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Apr 06, 2022
7 min read

How many calories to maintain weight

How many calories you need to stay at your current weight depends on your sex, age, height, body composition, and activity level. Adopting healthy overall habits (such as eating whole grains, fruits, vegetables, and lean protein, and improving sleep quality and stress management) can also promote a healthy weight. Seek advice from a registered dietitian for more individualized guidance on your energy needs.

Disclaimer

If you have any medical questions or concerns, please talk to your healthcare provider. The articles on Health Guide are underpinned by peer-reviewed research and information drawn from medical societies and governmental agencies. However, they are not a substitute for professional medical advice, diagnosis, or treatment.

In the most simple terms, maintaining your weight is a balancing act between how many calories you take in from food and the amount you burn—or expend—daily. The number that balances the equation for one person may be too much or too little for you. So, the answer to the question, “how many calories do you need to maintain weight?” will be different for each person.  

Here, we’ll dive into exactly what influences your body’s energy (or calorie) expenditure and offer guidance on calculating your daily calorie needs as an estimate for how many calories you should be eating to maintain your current weight.  

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What influences daily calorie intake needs? 

Calories are a unit of measurement for energy. The words are often used interchangeably, as calories from food provide your body with energy to fuel everything from keeping your heart pumping to running a marathon. The amount of calories you burn per day is called your energy expenditure (Popson, 2021). 

You can’t calculate how many calories you need to maintain weight without first knowing your daily energy expenditure. A variety of factors influence how much energy you burn, but the three main categories are:

  • Basal metabolic rate
  • Thermic effect of food
  • Physical activity

Basal metabolic rate (BMR)

BMR refers to how much energy the body burns each day to maintain vital body functions at rest (Sabounchi, 2013). Even when you’re sitting on the couch watching Netflix, your body uses energy to keep your blood circulating and your organs (like the heart, kidneys, and brain) functioning. 

Body composition (i.e., how much fat mass vs. lean muscle mass you have) also impacts your BMR. Lean muscle mass burns more calories at rest than fat mass—everything else remaining equal. This means a leaner person will burn more calories at rest than a person of the same weight.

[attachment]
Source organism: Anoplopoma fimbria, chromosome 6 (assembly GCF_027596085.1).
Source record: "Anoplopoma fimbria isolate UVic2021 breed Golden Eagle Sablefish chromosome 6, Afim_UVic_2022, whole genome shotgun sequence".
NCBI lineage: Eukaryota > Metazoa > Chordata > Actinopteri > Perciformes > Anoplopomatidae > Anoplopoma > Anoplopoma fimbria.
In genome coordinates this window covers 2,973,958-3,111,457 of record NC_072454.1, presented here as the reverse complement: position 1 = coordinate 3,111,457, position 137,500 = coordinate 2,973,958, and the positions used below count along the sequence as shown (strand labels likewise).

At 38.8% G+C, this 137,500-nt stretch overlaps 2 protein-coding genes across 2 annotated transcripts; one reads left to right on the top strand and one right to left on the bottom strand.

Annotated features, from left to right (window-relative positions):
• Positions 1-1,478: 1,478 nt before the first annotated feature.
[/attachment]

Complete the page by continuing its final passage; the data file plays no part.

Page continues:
BMR is the largest contributor to your daily energy expenditure—accounting for around 60% of total energy (Popson, 2021). 

Thermic effect of food (TEF)

The TEF refers to how much energy is needed to digest the food you consume, absorb nutrients from it, and convert some of those nutrients to energy while storing others. About 10% of your total daily energy expenditure goes toward these processes (Howell, 2017). So yes, you even burn calories while eating!

TEF may be influenced by meal composition (protein tends to take more energy to digest than other nutrients) and the size of the meal, in addition to a person’s age and level of physical activity (Calcagno, 2019). 

Physical activity 

The amount of physical activity a person gets is the most variable contributor to energy expenditure. For someone who is not very active, physical activity may only contribute 15% of daily energy expenditure, whereas it may contribute up to 50% for very active people. So, being more active requires more calories. 

Other contributors 

Age and sex also play a role in daily energy expenditure. Males tend to have higher energy needs, on average, than women, largely due to body size and having more lean muscle mass. BMR declines with age for both sexes (Bredella, 2017; Moe, 2007). 

How many calories do I need to maintain my weight? 

As you can probably imagine, with so many factors affecting your daily calorie needs, this isn’t such a simple question to answer. But we can give you some guidelines. 

To maintain your weight, you’ll need to figure out (roughly) how many calories you expend in a day, then aim to take in the same amount of calories on average—eating more could lead to weight gain, and eating less could lead to weight loss. 

The 2020 Dietary Guidelines for Americans provide target daily calorie intake ranges to promote a healthy weight, accounting for the factors described above as well as age and sex (USDA, 2020). Remember, these are averages, so try not to get too hung up on these numbers. 

Daily calorie intake for women 

Most adult women need between 1,800 to 2,400 calories per day. That range drops slightly after the age of 31 to 1,800 to 2,220 calories daily, and then to 1,600 to 2,000 for those 61 and older (USDA, 2020).

Daily calorie intake for men

Men’s daily calorie needs are slightly higher than women’s. This is due to generally higher body mass, and even at the same body weight, men (on average) carry more lean body mass than women. Most adult men 65 years of age and under need around 2,200 to 3,000 calories per day (USDA, 2020).